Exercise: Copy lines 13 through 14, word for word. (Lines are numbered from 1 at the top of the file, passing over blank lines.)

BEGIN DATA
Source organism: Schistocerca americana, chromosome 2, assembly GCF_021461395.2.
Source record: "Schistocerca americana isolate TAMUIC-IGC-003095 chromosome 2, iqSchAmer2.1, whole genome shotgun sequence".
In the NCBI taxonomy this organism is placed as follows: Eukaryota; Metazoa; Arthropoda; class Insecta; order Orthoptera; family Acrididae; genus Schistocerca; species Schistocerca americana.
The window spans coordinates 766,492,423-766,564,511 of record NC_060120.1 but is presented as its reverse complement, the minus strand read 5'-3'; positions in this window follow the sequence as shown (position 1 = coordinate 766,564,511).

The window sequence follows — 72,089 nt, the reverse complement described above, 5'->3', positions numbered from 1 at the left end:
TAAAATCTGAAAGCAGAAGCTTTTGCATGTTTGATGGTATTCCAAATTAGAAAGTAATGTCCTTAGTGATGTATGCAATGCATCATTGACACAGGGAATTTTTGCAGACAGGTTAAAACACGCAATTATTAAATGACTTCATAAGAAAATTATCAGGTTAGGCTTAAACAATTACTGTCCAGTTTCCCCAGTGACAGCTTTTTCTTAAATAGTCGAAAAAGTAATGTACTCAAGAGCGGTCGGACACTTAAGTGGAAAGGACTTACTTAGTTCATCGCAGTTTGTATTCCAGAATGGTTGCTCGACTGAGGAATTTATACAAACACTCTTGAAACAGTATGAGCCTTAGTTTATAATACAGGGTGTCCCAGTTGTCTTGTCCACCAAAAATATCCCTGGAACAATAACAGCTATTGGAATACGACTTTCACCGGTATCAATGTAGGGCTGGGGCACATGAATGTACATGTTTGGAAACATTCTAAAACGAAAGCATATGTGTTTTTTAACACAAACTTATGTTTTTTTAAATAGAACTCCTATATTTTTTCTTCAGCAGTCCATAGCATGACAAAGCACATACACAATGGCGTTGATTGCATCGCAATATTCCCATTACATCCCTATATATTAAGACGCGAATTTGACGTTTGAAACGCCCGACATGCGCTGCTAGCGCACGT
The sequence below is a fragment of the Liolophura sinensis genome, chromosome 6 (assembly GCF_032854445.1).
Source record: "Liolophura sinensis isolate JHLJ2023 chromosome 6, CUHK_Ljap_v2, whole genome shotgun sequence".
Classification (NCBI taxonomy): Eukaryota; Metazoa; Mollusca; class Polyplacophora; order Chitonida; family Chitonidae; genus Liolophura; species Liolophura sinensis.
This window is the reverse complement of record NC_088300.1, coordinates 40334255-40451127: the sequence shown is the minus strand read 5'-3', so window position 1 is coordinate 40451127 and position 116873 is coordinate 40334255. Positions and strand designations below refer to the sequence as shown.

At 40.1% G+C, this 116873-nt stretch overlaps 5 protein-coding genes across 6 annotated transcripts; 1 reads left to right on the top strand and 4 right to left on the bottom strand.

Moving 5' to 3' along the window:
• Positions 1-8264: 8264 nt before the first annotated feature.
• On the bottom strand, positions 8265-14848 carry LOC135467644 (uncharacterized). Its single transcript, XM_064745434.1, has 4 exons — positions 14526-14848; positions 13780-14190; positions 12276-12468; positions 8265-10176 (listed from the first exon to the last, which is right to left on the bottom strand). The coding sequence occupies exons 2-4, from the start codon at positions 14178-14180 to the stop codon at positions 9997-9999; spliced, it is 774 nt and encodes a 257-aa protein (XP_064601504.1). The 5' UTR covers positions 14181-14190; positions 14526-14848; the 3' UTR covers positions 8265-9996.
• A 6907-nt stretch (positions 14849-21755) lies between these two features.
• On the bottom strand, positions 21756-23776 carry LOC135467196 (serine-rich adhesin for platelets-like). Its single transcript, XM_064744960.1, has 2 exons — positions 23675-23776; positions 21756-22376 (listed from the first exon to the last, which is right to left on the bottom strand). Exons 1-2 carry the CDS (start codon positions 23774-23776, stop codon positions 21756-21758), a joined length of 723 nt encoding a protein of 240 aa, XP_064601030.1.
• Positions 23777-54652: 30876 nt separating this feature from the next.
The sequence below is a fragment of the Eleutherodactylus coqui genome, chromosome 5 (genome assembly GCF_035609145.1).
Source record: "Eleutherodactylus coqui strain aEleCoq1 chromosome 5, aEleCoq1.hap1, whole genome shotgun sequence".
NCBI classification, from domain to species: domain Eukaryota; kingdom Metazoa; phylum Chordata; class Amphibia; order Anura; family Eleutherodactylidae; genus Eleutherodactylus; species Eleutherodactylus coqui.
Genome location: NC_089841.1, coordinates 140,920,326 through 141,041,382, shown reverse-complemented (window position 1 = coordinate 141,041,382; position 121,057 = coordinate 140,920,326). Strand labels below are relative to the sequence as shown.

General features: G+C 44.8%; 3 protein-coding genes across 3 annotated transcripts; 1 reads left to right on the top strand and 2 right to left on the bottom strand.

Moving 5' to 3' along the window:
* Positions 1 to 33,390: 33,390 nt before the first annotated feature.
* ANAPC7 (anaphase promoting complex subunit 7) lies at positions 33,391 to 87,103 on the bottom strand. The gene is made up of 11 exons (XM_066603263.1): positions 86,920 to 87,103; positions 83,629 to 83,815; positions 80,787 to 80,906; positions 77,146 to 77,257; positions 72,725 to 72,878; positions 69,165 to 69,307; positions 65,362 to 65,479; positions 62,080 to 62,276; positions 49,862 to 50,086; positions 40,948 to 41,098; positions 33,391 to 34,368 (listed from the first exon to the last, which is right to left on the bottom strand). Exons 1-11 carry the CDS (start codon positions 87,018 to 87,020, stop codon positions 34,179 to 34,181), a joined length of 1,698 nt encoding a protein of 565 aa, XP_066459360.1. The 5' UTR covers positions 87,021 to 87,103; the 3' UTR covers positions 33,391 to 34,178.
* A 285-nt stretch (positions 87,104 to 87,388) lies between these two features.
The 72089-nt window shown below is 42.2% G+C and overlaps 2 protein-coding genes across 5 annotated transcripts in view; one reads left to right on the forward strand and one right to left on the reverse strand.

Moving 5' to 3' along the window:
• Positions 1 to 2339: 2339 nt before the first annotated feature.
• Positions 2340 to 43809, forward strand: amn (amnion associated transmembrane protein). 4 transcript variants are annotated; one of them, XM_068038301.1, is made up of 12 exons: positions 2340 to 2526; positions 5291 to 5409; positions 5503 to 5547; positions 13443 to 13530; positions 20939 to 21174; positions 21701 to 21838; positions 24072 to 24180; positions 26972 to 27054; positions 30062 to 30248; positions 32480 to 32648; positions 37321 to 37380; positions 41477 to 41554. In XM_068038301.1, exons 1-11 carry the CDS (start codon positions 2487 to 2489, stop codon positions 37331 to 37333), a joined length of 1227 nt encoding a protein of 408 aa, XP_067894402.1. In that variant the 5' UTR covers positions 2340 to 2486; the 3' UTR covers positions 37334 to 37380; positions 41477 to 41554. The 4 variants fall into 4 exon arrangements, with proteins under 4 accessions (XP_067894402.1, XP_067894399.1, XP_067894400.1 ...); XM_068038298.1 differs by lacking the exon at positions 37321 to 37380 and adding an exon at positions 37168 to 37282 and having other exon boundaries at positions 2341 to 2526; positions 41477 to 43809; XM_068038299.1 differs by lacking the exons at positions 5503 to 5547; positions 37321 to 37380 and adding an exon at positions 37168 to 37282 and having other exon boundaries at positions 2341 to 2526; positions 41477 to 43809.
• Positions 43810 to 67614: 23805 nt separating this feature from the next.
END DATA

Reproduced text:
• Positions 1-8264: 8264 nt before the first annotated feature.
• On the bottom strand, positions 8265-14848 carry LOC135467644 (uncharacterized). Its single transcript, XM_064745434.1, has 4 exons — positions 14526-14848; positions 13780-14190; positions 12276-12468; positions 8265-10176 (listed from the first exon to the last, which is right to left on the bottom strand). The coding sequence occupies exons 2-4, from the start codon at positions 14178-14180 to the stop codon at positions 9997-9999; spliced, it is 774 nt and encodes a 257-aa protein (XP_064601504.1). The 5' UTR covers positions 14181-14190; positions 14526-14848; the 3' UTR covers positions 8265-9996.